HARMONY, Minn. (WCCO) — New technology may end up forcing a historic Minnesota theater to close its doors for good.

The JEM movie theater in Harmony, Minn. needs to convert to a digital projector in order to stay in business but that comes at a hefty price — $75,000, to be exact. And that’s money the couple who runs the theater just doesn’t have.

Harmony, Minnesota has a population of 1,080. The small town hasn’t changed much over the years. The downtown looks just like it did in the 1920s.

But within the old pictures and newspapers is a history of “The JEM” movie theater.

The theater opened with silent films in the 1920s. A few years later, 93-year-old Merlyn Hoiness worked for Warner Brothers and would count the number of people who attended each movie.
He would then report it to the company so they could collect their percentage.

“I saw ‘Trail of the Lonesome Pines’ a 120 times,” Hoiness said. “It got to the point it was almost running through my head.”

The theater burned down in that location in the 1930s. A new owner opened it back up, next door, in 1940.

“I tell my grandson, it’s where grandpa and I held hands and watched all the movies,” says Marilyn Trouten, Harmony’s tourism director.

She’s trying to help the current owners, Michelle and Paul Haugerud, keep the theater open.

The film industry just informed them that within the next year it will no longer provide theaters with 35mm film. In order to stay open, they will have to upgrade to digital. They say that costs $75,000 — a price they can’t afford.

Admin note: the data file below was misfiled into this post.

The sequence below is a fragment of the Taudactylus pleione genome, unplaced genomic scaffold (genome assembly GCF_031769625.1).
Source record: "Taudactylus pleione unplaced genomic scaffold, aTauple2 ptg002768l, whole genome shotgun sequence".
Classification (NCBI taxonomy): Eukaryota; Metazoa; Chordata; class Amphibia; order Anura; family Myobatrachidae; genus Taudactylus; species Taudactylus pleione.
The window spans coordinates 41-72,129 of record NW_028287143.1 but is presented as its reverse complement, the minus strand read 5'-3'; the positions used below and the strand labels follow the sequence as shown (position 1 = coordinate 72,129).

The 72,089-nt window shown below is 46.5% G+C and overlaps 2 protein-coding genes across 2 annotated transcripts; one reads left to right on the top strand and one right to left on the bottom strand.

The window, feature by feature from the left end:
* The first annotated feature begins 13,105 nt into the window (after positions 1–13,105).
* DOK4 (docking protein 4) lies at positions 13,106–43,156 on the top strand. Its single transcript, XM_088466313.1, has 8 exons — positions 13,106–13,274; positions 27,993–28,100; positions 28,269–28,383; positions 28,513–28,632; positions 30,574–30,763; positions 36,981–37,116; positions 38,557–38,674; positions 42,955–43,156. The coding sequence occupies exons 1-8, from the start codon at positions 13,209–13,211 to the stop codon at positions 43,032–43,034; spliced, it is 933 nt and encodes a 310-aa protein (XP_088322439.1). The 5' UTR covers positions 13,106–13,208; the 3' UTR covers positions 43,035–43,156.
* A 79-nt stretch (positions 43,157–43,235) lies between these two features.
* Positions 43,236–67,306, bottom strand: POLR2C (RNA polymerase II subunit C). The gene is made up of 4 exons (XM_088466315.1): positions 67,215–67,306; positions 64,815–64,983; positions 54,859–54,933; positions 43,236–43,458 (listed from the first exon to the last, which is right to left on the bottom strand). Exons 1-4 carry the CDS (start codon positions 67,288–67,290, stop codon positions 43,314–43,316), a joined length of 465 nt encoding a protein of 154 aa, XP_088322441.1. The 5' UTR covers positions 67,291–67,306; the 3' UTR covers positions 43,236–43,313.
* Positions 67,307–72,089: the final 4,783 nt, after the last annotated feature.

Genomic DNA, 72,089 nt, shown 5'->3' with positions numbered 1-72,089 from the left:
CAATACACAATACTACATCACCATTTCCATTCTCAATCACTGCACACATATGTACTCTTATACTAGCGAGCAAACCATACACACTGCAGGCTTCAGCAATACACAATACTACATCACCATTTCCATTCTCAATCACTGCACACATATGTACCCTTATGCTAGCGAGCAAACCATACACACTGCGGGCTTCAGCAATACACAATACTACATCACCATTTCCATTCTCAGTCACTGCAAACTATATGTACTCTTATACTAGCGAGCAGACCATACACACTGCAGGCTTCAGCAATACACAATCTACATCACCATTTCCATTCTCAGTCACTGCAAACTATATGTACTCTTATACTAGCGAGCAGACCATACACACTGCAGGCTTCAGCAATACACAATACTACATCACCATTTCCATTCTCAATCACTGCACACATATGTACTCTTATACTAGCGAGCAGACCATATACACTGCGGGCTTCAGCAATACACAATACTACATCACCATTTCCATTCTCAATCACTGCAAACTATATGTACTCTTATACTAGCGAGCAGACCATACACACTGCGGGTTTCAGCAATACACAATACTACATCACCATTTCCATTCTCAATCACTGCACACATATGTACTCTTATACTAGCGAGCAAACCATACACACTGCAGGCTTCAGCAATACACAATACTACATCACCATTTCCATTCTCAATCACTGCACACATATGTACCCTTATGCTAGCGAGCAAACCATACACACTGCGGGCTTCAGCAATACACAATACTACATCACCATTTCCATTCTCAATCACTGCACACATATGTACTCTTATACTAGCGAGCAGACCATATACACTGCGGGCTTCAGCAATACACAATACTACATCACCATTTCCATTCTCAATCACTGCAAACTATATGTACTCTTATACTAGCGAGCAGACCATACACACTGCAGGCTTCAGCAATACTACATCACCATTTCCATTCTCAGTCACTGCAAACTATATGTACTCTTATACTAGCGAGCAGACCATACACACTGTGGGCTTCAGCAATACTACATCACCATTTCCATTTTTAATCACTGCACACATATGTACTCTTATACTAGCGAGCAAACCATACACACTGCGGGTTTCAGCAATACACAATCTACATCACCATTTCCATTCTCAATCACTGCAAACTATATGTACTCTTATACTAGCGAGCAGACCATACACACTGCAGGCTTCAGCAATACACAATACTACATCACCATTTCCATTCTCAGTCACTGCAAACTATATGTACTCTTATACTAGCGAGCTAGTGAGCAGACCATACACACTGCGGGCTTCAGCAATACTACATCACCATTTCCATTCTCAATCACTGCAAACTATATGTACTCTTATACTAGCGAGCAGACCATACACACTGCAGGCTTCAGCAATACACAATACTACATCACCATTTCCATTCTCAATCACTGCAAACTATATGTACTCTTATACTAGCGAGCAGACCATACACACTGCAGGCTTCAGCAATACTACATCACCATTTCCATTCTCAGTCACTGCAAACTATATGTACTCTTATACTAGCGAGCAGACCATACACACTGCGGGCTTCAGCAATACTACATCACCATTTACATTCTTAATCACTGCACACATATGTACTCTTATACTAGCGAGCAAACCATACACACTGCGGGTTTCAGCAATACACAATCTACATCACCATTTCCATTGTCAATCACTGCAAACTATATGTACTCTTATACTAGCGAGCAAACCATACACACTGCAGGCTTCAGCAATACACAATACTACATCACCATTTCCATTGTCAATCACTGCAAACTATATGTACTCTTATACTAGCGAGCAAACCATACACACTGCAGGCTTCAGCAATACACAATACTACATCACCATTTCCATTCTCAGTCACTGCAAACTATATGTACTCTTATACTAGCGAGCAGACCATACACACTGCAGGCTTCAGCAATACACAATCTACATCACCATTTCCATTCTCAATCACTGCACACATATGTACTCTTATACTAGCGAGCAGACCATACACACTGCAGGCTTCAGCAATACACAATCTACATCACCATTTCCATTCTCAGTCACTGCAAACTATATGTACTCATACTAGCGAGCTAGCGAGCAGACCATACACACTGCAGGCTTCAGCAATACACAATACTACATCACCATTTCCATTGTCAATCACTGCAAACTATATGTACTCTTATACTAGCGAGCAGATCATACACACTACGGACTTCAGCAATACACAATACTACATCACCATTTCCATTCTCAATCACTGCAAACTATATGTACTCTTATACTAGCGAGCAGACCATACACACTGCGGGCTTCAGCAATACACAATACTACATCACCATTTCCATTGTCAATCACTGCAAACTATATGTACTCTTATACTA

“We’ve always kept prices low so families who are financially hard shipped can still get their kids out of the house,” Michelle said.

She and Paul have owned the theater for nine years, while continuing to work their full-time jobs.

“Even if we raise prices, that just means the film company gets a bigger percentage,” she said.

They hope to raise funds and get people from other Minnesota communities interested in their small town theater.

If you can help, you can find information at their website.

Comments (15)
  1. M says:

    Just another angel of big business trapping and forcing people to change in the name of making more money.

  2. Brian says:

    This kind of stuff is why I stopped going to movies. The magic is gone. It’s all about me spending $20 on a ticket and a soda to watch a movie the same way I would at home. Surround sound and digital projector. These digital projectors just don’t have the same feel as film.

  3. Jay says:

    This is very similar to when movie theaters had to install sound equipment in the late 1920’s. Many smaller theaters went out of business then because they couldn’t afford all the equipment needed for sound films. Digital projection is slowly becoming the standard, pushed by the big film distribution companies. If there isn’t a way for small independent theaters to get financing to do the digital upgrade, many of these small businesses will close.

  4. Dale Gribble says:

    Why are my tax dollars paying for this? Socialist Minnesota!!!

  5. Sara says:

    Dale – what ? Where does it say that????????

  6. Maynard Meyer says:

    We run the Grand Theatre in Madison, Minnesota (Pop. 1,600) and we are also in the process of raising funds for digital projection to keep the theatre rolling. Like it or not, digital projection is here and those theaters who don’t convert will be out of business. The Grand has been going since the early 1900’s and has always enjoyed great community support when changes need to be made.

  7. GodsCountry says: